PER: 2011 Volume 14 No 5
31 August 2011
- Demystification of the Inquisitorial System / Harms, LTC
- Seeking Deliberation on the Unborn in International Law / De Freitas, SA & Myburgh, GA
- Legislative Exclusions or Exemptions of Property from the Insolvent Estate / Evans, RG
- Pre– and Post–Trial Equality in Criminal Justice in the Context of the Separation of Powers / Wolf, L
- Unpacking the Law and Practice Relating to Parole in South Africa / Mujuzi, DJ
- The Concept of a "Decision" as the Threshold Requirement for Judicial Review in Terms of the Promotion of Administrative Justice Act / Williams, RC
This issue opens with an oratio by one of South Africa's most senior judges, the Honourable LTC Harms who suggests that the South African criminal justice system should learn from the experience of international criminal courts regarding a merger of elements from accusatorial and inquisitorial systems.
Shaun de Freitas and Georgia Myburgh of the University of the Free State argue that, if the protection of being human serves as the common denominator in the international discussion of human rights, and if human rights are deeply inclusive, however culturally and historically diverse, then failure to deliberate on the legal status and protection of the unborn may be seen as a failure to extend respect where it is due.
Roger Evans of UNISA contends that modern society, socio-political developments and human rights requirements have necessitated a broadening of the classes of assets that should be excluded or exempted from insolvent estates.
In a comprehensive paper Loammi Wolf (commentator from Bochum, Germany) makes a case against the "re-Westminstering of the constitutional state" as appears to her to be happening in the South African criminal justice system. The piece deals inter alia with the constitutional position of prosecutors, executive interference in prosecutions, pardon and parole.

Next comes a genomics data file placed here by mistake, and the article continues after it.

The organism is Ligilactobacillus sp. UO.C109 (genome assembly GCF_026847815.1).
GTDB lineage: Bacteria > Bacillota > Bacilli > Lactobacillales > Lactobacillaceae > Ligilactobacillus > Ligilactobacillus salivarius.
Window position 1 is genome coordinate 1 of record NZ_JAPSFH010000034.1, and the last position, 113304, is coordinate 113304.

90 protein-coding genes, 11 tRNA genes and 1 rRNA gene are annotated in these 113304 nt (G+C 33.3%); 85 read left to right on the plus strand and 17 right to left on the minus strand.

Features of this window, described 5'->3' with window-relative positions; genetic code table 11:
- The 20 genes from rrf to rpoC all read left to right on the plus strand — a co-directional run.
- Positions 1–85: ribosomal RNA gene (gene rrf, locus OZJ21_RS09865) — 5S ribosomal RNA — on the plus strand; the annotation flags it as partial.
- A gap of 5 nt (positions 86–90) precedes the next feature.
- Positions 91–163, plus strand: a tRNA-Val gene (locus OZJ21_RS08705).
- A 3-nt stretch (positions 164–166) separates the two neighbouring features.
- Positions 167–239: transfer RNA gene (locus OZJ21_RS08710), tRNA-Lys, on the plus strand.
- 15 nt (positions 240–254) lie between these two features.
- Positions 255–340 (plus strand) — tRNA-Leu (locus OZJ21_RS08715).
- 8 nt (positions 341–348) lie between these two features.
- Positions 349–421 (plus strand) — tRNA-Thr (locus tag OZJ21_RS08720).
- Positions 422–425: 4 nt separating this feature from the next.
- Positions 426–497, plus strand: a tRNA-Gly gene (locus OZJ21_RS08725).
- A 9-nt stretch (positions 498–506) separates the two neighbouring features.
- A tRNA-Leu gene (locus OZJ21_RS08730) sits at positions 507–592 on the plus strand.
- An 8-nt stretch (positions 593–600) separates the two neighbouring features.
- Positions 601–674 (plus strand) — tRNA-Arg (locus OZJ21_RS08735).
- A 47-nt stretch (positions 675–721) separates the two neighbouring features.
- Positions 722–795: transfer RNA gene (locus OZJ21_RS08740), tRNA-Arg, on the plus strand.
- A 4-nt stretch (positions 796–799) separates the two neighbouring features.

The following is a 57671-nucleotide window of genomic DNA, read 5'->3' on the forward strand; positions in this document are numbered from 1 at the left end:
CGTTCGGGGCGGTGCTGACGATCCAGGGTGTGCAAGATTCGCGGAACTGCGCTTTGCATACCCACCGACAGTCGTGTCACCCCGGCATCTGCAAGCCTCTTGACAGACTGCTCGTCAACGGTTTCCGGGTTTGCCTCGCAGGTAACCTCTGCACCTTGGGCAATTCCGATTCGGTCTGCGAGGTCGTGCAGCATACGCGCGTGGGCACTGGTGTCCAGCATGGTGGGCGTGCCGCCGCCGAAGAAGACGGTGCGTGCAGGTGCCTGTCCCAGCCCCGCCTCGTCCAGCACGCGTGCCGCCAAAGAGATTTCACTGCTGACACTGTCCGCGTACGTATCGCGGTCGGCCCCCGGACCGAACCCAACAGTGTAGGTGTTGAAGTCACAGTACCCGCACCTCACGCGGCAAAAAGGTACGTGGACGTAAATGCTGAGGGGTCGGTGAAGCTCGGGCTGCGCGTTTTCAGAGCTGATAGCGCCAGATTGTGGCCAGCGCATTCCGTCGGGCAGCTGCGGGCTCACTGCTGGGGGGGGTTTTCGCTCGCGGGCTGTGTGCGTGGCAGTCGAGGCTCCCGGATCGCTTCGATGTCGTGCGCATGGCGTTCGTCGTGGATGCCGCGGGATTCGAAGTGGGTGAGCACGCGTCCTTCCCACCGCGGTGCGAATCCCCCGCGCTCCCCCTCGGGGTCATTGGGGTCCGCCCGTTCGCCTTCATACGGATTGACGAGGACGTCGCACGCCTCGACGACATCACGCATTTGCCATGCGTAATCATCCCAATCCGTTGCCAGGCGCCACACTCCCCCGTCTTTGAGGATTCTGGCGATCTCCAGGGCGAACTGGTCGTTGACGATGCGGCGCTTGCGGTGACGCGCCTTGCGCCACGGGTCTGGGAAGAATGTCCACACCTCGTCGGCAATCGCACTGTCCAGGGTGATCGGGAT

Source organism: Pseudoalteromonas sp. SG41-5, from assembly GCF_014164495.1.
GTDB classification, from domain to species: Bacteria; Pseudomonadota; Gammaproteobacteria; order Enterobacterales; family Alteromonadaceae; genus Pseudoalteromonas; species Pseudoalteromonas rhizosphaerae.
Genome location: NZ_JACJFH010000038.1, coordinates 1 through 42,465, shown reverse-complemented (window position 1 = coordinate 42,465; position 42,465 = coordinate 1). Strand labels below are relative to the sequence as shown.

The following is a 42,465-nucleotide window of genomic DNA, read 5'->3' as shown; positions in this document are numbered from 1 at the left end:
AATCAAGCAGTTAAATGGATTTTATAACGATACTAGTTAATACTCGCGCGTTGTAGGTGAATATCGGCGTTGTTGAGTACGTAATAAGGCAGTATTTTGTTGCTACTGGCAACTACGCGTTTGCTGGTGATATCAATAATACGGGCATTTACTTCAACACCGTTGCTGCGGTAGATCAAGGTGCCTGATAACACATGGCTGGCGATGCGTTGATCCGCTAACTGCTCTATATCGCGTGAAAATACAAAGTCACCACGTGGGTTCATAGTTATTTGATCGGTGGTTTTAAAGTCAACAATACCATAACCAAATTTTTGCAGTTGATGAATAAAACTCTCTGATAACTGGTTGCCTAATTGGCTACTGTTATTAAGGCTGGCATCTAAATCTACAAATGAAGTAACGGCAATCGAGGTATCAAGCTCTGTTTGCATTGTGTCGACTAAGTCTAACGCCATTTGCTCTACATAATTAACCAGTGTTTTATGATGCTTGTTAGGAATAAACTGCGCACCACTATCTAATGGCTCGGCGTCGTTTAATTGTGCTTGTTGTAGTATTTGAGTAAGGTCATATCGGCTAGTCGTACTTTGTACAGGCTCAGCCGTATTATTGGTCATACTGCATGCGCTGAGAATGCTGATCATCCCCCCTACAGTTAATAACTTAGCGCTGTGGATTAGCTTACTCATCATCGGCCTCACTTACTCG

Parole in South Africa is also the theme of Jamil Mujuzi of the University of the Western Cape. He deals with parole as a privilege, the role of the executive and the legislature in the parole system, the period to be served before an offender is paroled, the stipulated non-parole period, and the courts' intervention in releasing prisoners on parole.
In a case note Robert Williams of the University of KwaZulu-Natal describes the first judicial commentary on the distinction between a "decision" as defined in the South African Promotion of Administrative Justice Act 3 of 2000 which may be reviewed judicially and a non-reviewable inchoate decision.
Editor: Professor Francois Venter / Edition editor: Professor Louis Kotze
The Concept of a "Decision" as the Threshold Requirement for Judicial Review in Terms of the Promotion of Administrative Justice Act (2011)The Promotion of Administrative Justice Act 3 of 2000 defines administrative action as “any decision [of a specified kind]" taken by specified persons or entities. The Act goes on to define decision as “any decision of an ...
(2011)The possibility of the early release of offenders on parole is meant to act inter alia as an incentive to ensure that prisoners behave meritoriously while serving their sentences. The South African Correctional Services ...
(2011)International human rights instruments and jurisprudence radiate an understanding of international law as also serving to protect fundamental rights and the interests of the individual. The idea that human rights provide ...
(2011)The previous Westminster criminal justice system entailed a different kind of separation of powers insofar as it concerns the role of state prosecutors. In the Westminster system prosecutors are part of the executive branch, ...
(2011)The general policy in South African insolvency law is that assets must be recovered and included in the insolvent estate, and that this action must be to the advantage of the creditors of the insolvent estate. But there ...
(2011)Criminal procedure in South Africa is outdated and does not produce speedy justice. The Criminal Procedure Act requires a revamp. Lessons can be learnt from the inquisitorial systems but local lawyers have preconceived ...